collateral

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Collateral

Related; indirect; not bearing immediately upon an issue. The property pledged or given as a security interest, or a guarantee for payment of a debt, that will be taken or kept by the creditor in case of a default on the original debt.

That which is collateral is not of the essence. Collateral facts are facts that are not independently provable from, and that are not directly relevant to, issues in a Cause of Action. Collateral heirs are those individuals who are not directly related to the deceased through consanguinity. Similarly, collateral ancestors are uncles and aunts, as contrasted with direct ancestors, such as parents and grandparents.

collateral

1) n. property pledged to secure a loan or debt, usually funds or personal property as distinguished from real property (but technically collateral can include real estate). 2) adj. referring to something that is going on at the same time parallel to the main issue in a lawsuit or controversy which may affect the outcome of the case, such as adoption of a new federal regulation or a criminal trial of one of the parties.

collateral

(Accompanying), adjective accessory, additional, affiliated, ancillary, appertaining, associated, auxiliary, belonging, closely related, concomitant, conjoined, connected, correlated, correspondent, corresponding, coupled with, entwined, interrelated, parallel, related, simultaneous, supplemental, supplementary
Associated concepts: collateral action, collateral agreement, collateral attack, collateral contract, collateral estoppel, collateral note, collateral powers, collateral proceeding, collattral promise, collateral source rule, collateral undertaking, collateral warranties

collateral

(Immaterial), adjective being of no imporrance, extraneous, impertinent, inapplicable, inappropriate, incidental, inconsequential, indifferent, insignificant, irrelevant, meaningless, minor, negligible, nugatory, of little moment, peripheral, secondary, trivial, unconnected, unessential, unimportant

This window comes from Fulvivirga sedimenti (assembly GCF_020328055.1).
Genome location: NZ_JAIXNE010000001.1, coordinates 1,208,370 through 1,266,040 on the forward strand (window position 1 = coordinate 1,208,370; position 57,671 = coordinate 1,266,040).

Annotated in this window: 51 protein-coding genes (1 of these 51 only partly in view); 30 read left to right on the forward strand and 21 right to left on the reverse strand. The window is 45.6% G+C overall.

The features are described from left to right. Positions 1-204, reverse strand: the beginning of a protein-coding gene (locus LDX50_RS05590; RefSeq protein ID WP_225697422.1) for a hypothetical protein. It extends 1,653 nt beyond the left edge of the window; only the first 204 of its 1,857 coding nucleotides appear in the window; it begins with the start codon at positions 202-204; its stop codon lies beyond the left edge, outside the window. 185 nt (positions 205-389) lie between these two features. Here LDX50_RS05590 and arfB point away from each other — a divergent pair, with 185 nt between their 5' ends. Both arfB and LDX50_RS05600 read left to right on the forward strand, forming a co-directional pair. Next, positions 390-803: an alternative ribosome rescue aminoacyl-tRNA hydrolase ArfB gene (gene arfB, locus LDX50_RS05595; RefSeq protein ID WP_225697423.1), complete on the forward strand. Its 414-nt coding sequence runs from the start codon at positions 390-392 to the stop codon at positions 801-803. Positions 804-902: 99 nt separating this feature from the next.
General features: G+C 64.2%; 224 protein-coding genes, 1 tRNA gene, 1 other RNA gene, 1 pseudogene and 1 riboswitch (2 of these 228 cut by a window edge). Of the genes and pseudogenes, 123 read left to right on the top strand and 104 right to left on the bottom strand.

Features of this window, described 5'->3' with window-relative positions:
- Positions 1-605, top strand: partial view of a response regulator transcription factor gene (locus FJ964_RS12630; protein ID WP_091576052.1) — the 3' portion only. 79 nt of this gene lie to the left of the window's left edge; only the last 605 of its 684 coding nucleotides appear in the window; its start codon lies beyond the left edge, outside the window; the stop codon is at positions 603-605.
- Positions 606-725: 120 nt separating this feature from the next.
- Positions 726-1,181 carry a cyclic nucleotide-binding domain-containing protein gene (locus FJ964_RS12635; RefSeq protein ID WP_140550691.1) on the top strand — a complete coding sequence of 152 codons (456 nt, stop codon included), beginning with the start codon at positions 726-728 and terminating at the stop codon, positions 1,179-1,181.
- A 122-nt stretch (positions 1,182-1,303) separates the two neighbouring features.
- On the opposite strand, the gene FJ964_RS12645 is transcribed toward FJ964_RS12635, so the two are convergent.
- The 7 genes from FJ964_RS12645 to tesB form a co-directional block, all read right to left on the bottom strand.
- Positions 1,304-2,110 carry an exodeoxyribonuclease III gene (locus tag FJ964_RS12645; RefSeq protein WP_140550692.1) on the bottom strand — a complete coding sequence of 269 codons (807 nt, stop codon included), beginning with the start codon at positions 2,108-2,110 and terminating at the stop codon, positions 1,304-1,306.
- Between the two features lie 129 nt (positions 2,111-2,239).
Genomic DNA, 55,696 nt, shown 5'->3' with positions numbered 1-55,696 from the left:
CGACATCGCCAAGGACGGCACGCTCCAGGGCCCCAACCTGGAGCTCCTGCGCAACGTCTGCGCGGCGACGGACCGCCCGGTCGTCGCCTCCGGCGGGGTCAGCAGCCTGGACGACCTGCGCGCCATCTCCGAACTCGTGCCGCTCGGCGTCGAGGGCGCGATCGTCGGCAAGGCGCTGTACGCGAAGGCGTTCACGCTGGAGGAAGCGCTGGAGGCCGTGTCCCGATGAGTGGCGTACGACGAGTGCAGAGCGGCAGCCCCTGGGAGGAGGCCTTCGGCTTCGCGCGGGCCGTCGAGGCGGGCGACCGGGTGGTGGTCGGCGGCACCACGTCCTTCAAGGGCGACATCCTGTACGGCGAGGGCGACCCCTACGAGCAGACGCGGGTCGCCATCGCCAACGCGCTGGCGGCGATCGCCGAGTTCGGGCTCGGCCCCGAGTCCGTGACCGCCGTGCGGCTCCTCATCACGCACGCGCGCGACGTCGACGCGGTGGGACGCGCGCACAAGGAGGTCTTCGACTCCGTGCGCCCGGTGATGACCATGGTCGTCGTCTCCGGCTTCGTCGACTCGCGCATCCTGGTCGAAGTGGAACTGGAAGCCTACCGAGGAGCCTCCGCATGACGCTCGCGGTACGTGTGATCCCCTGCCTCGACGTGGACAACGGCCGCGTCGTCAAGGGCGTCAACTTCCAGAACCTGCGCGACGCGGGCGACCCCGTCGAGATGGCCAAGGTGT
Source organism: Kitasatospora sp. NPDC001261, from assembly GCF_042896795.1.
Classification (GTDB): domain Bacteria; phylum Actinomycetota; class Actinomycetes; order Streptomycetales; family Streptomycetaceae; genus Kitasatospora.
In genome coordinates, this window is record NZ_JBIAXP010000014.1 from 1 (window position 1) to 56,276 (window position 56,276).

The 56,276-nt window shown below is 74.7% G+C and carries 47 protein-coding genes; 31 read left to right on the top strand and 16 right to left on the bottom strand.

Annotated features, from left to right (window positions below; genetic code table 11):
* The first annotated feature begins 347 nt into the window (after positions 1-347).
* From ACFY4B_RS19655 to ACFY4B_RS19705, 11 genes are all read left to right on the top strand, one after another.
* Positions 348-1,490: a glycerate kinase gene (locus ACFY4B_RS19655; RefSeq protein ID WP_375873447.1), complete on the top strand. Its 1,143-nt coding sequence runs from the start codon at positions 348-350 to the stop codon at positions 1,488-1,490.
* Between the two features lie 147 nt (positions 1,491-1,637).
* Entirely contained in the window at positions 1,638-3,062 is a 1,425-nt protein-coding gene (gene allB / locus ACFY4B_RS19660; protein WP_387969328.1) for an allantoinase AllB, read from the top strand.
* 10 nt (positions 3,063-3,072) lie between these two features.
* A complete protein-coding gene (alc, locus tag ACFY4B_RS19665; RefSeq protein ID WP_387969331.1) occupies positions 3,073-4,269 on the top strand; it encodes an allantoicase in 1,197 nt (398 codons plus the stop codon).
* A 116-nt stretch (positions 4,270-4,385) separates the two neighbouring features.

Associated concepts: collateral evidence, collateral facts, collateral fraud, collateral impeachment, collateral inquiry, collateral issue, collateral matter, collateral question, collateral testimony
Foreign phrases: Frustra probatur quod probatum non rellvat.It is useless to prove that which when proved is irrellvant.
See also: additional, akin, ancillary, bail, binder, circumstantial, coextensive, concurrent, consanguineous, correlative, deposit, extrinsic, germane, hostage, hypothecation, incident, pendent, peripheral, pledge, related, relative, relevant, secondary, security, similar, subordinate, supplementary

collateral

1 something that is independent of another but relates to the same subject matter, thus, the phrases collateral agreement or collateral guarantee.
2 of the same family line although not in the direct descent.

COLLATERAL, collateralis. From latus, a side; that which is sideways, and not direct.

HEIR, COLLATERAL. A collateral heir is one who is not of the direct line of the deceased, but comes from a collateral line; as, a brother, sister, an uncle and aunt, a nephew, niece, or cousin of the deceased.

References in periodicals archive ?